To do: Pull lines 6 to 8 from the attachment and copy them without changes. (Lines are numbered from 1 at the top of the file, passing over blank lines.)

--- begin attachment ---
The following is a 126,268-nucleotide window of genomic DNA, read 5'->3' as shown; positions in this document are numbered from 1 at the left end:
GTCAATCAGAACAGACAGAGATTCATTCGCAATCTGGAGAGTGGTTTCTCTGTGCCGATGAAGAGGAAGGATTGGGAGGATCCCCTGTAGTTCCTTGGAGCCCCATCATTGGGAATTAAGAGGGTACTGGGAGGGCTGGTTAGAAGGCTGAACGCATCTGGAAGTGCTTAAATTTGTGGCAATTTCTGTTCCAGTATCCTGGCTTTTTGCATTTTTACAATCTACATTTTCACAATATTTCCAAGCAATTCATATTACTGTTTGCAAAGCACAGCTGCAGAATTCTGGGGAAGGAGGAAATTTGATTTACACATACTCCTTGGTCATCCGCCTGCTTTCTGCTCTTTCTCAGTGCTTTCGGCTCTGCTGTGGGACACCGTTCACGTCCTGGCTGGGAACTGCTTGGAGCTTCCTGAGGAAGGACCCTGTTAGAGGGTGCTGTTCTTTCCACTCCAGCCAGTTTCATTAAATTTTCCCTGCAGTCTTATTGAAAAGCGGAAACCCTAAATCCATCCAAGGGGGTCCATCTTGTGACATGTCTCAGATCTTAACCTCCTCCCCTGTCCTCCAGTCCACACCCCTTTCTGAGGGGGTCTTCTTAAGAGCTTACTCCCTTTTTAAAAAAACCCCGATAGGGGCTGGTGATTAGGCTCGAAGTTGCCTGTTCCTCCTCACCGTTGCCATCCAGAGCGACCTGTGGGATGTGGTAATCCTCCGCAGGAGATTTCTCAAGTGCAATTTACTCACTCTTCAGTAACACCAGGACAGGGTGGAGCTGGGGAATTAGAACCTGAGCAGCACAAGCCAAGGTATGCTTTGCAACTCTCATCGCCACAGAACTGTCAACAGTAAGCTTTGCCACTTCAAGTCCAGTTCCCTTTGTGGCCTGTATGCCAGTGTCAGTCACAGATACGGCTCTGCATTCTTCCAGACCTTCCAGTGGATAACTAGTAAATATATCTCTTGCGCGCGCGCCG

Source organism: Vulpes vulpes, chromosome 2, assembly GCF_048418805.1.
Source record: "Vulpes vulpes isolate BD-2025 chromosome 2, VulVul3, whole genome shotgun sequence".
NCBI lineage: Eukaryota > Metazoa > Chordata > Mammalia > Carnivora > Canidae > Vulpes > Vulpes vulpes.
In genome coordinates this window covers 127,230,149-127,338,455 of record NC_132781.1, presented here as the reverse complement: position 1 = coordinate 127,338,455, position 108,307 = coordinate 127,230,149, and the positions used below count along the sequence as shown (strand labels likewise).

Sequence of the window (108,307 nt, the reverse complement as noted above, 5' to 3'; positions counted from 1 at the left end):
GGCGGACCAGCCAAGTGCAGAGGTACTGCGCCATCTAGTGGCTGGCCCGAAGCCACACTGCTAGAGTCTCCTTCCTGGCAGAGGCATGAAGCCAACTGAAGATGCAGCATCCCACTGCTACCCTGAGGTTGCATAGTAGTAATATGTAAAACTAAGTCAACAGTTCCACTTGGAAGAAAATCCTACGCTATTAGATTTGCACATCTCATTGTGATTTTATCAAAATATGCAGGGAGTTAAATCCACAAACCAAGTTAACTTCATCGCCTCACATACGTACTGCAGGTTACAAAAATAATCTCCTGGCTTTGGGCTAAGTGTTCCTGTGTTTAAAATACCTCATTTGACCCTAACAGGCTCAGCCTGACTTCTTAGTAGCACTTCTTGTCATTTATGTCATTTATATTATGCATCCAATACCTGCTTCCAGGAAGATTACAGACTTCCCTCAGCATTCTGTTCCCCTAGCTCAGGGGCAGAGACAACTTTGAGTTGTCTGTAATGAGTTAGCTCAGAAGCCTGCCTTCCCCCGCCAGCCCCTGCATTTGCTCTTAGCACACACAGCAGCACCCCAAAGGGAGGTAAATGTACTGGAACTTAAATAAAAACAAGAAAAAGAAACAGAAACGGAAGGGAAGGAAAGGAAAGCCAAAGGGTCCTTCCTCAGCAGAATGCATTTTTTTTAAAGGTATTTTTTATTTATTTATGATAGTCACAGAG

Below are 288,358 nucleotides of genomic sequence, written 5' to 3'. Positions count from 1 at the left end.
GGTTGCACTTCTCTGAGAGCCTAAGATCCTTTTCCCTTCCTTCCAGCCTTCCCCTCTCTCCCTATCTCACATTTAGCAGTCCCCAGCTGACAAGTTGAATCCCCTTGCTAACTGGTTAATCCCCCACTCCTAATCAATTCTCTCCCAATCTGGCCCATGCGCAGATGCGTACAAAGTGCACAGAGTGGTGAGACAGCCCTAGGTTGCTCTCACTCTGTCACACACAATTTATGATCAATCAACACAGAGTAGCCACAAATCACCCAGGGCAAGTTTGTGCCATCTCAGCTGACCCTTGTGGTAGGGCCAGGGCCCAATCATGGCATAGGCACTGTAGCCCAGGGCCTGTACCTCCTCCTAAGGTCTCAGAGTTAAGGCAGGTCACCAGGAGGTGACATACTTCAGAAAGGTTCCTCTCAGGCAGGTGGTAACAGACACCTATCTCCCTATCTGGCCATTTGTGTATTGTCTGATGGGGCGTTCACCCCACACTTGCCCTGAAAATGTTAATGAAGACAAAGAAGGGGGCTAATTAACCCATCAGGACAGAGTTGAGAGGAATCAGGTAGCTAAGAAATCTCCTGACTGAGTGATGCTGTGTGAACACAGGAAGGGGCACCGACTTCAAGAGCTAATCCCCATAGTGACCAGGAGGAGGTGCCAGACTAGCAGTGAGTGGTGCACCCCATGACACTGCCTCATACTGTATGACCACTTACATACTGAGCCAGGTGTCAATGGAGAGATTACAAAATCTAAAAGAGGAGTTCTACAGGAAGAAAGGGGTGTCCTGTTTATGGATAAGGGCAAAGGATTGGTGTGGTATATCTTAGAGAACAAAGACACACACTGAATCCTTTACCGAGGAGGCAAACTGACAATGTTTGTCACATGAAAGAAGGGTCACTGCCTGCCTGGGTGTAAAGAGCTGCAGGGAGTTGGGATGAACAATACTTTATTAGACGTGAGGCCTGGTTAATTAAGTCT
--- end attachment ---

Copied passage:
In genome coordinates this window covers 127,230,149-127,338,455 of record NC_132781.1, presented here as the reverse complement: position 1 = coordinate 127,338,455, position 108,307 = coordinate 127,230,149, and the positions used below count along the sequence as shown (strand labels likewise).

Sequence of the window (108,307 nt, the reverse complement as noted above, 5' to 3'; positions counted from 1 at the left end):
GGCGGACCAGCCAAGTGCAGAGGTACTGCGCCATCTAGTGGCTGGCCCGAAGCCACACTGCTAGAGTCTCCTTCCTGGCAGAGGCATGAAGCCAACTGAAGATGCAGCATCCCACTGCTACCCTGAGGTTGCATAGTAGTAATATGTAAAACTAAGTCAACAGTTCCACTTGGAAGAAAATCCTACGCTATTAGATTTGCACATCTCATTGTGATTTTATCAAAATATGCAGGGAGTTAAATCCACAAACCAAGTTAACTTCATCGCCTCACATACGTACTGCAGGTTACAAAAATAATCTCCTGGCTTTGGGCTAAGTGTTCCTGTGTTTAAAATACCTCATTTGACCCTAACAGGCTCAGCCTGACTTCTTAGTAGCACTTCTTGTCATTTATGTCATTTATATTATGCATCCAATACCTGCTTCCAGGAAGATTACAGACTTCCCTCAGCATTCTGTTCCCCTAGCTCAGGGGCAGAGACAACTTTGAGTTGTCTGTAATGAGTTAGCTCAGAAGCCTGCCTTCCCCCGCCAGCCCCTGCATTTGCTCTTAGCACACACAGCAGCACCCCAAAGGGAGGTAAATGTACTGGAACTTAAATAAAAACAAGAAAAAGAAACAGAAACGGAAGGGAAGGAAAGGAAAGCCAAAGGGTCCTTCCTCAGCAGAATGCATTTTTTTTAAAGGTATTTTTTATTTATTTATGATAGTCACAGAG